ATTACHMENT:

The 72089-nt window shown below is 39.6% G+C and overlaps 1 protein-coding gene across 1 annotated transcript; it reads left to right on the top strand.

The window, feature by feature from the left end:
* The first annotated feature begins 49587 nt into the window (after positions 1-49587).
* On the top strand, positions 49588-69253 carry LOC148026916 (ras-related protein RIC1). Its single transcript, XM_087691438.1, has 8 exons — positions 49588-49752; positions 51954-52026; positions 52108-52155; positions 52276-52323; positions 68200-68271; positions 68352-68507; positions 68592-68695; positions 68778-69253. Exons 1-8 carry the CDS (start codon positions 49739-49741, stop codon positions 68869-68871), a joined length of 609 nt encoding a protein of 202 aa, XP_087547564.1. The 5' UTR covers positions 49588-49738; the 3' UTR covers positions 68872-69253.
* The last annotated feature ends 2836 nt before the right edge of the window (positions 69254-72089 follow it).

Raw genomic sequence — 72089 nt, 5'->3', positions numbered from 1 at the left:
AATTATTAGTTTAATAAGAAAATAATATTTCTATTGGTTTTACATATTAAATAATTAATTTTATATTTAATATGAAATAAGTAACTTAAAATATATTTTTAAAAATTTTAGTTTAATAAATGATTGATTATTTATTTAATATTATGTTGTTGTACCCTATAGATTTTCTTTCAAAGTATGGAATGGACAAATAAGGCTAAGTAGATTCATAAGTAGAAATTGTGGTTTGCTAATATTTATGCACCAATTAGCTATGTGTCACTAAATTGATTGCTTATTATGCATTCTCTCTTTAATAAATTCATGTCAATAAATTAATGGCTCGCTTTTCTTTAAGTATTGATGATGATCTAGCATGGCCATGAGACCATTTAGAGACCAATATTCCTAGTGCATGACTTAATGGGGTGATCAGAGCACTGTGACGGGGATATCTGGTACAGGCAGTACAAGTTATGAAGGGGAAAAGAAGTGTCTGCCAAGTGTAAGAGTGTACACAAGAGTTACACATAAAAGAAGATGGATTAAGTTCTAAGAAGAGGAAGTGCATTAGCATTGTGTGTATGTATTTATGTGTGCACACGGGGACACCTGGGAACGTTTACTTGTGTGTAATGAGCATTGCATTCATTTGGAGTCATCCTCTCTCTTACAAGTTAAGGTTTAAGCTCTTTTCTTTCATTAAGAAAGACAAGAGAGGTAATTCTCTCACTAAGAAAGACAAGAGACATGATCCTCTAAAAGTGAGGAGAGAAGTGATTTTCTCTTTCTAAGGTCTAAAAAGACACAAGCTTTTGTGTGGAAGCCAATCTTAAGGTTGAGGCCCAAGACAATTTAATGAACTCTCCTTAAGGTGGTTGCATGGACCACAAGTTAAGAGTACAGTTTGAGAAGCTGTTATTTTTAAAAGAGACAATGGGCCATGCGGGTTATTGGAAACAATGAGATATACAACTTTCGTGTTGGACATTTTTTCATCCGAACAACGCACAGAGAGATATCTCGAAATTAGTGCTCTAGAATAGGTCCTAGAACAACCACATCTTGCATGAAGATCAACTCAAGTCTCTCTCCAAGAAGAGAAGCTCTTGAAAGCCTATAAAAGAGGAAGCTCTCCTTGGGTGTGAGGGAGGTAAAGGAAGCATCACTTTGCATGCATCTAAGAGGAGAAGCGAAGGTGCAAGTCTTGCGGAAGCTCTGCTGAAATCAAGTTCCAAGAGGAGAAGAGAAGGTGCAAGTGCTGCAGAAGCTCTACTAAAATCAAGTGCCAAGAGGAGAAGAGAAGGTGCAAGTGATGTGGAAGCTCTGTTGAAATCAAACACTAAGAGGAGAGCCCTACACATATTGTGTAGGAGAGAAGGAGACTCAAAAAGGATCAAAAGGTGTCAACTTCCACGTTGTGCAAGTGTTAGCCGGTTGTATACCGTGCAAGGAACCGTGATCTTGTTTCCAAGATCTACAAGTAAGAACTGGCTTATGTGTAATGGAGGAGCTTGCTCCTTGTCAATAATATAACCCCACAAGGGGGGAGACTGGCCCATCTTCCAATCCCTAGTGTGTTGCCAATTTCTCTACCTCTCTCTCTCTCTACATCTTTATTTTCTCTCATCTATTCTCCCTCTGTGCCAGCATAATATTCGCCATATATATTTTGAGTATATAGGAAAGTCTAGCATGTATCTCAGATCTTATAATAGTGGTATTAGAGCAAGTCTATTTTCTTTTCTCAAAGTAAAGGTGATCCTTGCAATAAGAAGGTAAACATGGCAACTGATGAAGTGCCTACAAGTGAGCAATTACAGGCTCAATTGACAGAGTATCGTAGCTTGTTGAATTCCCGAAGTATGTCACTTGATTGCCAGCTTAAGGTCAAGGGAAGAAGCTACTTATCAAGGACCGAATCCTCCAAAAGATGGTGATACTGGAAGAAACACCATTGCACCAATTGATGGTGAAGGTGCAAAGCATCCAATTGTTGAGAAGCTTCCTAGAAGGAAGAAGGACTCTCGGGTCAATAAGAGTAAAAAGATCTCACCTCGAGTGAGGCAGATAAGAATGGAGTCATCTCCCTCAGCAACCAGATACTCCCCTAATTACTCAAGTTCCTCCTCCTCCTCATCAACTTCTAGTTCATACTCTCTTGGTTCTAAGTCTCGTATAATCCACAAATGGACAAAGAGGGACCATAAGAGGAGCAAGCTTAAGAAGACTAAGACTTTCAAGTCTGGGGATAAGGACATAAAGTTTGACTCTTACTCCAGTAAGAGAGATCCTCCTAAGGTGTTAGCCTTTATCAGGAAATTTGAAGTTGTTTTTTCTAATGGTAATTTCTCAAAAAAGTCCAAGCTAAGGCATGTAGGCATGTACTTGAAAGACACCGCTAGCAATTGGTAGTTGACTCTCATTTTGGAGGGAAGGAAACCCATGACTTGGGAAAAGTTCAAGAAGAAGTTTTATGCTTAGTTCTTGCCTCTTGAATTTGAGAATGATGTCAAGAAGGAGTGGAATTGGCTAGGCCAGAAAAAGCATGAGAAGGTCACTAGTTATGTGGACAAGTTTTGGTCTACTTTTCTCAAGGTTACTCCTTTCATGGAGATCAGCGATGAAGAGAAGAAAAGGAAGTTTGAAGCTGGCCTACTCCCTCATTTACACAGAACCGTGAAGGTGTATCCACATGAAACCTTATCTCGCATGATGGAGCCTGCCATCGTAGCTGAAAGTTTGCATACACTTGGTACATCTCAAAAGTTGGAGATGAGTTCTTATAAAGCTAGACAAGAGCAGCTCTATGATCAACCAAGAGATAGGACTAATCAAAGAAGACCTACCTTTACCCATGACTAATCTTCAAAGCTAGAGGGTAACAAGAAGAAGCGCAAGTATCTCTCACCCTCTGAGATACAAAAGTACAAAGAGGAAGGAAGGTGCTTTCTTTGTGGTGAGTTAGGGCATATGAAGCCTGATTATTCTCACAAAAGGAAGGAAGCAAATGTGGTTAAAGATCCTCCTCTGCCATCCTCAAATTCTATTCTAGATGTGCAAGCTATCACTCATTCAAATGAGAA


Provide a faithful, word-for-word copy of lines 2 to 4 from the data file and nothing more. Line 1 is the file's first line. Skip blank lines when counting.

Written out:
The window, feature by feature from the left end:
* The first annotated feature begins 49587 nt into the window (after positions 1-49587).
* On the top strand, positions 49588-69253 carry LOC148026916 (ras-related protein RIC1). Its single transcript, XM_087691438.1, has 8 exons — positions 49588-49752; positions 51954-52026; positions 52108-52155; positions 52276-52323; positions 68200-68271; positions 68352-68507; positions 68592-68695; positions 68778-69253. Exons 1-8 carry the CDS (start codon positions 49739-49741, stop codon positions 68869-68871), a joined length of 609 nt encoding a protein of 202 aa, XP_087547564.1. The 5' UTR covers positions 49588-49738; the 3' UTR covers positions 68872-69253.